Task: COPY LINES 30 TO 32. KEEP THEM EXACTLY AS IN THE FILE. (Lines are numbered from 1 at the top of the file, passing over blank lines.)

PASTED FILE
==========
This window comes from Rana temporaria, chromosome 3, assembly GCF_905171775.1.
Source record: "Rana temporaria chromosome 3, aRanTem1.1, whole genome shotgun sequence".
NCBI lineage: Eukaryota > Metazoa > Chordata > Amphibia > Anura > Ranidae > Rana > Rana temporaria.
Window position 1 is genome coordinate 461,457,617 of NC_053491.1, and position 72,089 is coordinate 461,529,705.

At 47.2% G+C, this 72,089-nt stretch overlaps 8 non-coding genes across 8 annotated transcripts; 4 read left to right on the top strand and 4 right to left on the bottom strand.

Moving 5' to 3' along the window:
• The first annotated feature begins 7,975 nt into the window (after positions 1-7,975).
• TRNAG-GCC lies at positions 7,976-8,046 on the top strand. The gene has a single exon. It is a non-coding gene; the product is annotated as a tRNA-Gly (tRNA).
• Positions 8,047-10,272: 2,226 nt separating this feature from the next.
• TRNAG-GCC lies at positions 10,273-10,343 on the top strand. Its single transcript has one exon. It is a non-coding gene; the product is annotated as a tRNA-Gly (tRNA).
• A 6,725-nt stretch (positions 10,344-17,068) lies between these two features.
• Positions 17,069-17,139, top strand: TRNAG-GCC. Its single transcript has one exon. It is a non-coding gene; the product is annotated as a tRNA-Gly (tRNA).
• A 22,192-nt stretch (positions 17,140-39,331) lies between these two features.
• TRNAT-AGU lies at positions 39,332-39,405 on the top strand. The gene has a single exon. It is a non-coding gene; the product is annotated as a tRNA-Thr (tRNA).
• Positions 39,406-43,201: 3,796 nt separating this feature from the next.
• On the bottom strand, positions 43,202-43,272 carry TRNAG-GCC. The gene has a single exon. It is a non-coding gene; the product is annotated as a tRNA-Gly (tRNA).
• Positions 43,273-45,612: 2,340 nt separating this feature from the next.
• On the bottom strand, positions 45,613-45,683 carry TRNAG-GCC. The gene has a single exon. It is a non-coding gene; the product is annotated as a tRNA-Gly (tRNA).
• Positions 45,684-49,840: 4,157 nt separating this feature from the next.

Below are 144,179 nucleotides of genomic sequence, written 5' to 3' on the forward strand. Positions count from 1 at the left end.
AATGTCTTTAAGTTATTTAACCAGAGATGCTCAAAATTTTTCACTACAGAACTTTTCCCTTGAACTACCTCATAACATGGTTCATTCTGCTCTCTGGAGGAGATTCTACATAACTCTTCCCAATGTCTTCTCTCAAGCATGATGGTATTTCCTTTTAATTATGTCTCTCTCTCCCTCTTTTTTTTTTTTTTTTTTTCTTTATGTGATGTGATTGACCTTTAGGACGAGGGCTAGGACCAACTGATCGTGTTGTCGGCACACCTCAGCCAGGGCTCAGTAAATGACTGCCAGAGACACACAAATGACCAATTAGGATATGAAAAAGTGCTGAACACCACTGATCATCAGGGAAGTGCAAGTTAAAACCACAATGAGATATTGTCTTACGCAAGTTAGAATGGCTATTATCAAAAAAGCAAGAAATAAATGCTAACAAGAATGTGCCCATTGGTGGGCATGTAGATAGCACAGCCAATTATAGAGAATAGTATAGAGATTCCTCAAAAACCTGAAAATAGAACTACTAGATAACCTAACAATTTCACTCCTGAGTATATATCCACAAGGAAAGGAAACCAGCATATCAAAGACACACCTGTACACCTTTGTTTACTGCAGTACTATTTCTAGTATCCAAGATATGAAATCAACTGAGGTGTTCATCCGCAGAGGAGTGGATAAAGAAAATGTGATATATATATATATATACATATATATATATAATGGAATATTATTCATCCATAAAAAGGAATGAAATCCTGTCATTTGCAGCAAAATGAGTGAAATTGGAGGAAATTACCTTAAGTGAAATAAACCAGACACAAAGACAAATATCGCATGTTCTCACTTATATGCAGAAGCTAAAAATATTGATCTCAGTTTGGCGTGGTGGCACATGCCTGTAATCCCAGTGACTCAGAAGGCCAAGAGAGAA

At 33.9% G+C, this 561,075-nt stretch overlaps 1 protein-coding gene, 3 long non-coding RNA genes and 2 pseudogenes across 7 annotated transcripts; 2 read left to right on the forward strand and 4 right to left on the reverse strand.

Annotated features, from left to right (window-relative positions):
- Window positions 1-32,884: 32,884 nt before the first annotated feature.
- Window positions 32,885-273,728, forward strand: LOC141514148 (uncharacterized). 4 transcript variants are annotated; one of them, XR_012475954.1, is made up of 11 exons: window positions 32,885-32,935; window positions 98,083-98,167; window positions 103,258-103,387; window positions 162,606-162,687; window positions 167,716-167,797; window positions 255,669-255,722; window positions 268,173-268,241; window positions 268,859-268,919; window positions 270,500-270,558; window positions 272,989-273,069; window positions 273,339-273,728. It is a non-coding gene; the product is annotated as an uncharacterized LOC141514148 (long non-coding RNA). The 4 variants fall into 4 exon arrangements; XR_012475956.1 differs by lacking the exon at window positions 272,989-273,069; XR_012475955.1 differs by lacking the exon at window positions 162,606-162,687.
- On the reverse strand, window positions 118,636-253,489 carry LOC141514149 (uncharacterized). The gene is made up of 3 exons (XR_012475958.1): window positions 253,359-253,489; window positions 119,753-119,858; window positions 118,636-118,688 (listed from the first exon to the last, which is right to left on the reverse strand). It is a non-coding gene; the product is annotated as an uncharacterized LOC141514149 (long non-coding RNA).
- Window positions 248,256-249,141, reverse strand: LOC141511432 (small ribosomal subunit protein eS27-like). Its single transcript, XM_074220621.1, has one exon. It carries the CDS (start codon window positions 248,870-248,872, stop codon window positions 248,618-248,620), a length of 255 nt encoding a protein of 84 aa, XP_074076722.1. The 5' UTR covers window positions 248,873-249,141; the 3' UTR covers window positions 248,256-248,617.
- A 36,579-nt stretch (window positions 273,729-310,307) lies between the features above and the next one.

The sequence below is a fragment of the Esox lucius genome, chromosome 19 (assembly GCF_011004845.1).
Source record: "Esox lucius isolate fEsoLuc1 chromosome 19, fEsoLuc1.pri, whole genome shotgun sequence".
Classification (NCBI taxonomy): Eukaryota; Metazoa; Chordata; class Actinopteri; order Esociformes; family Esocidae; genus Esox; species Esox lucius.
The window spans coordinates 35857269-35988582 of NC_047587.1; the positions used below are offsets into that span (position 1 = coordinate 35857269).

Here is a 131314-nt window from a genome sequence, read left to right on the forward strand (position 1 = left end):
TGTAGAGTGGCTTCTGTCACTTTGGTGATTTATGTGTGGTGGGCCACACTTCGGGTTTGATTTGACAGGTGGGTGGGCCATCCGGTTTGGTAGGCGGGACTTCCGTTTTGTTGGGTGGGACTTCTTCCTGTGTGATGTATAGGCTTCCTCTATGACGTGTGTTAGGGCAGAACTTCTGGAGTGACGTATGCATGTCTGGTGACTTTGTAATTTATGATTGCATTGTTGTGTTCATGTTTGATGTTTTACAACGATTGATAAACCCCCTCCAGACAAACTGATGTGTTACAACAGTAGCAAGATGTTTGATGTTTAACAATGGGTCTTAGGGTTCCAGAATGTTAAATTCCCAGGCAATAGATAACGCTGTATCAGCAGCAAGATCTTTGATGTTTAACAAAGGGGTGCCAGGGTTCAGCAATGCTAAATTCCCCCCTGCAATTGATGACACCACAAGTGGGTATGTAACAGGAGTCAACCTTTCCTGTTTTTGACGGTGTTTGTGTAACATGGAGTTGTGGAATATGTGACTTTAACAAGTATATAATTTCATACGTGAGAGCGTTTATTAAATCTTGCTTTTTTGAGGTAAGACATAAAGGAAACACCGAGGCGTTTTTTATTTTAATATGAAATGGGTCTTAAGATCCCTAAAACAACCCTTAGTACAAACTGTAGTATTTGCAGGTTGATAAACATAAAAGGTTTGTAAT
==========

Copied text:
Source record: "Esox lucius isolate fEsoLuc1 chromosome 19, fEsoLuc1.pri, whole genome shotgun sequence".
Classification (NCBI taxonomy): Eukaryota; Metazoa; Chordata; class Actinopteri; order Esociformes; family Esocidae; genus Esox; species Esox lucius.
The window spans coordinates 35857269-35988582 of NC_047587.1; the positions used below are offsets into that span (position 1 = coordinate 35857269).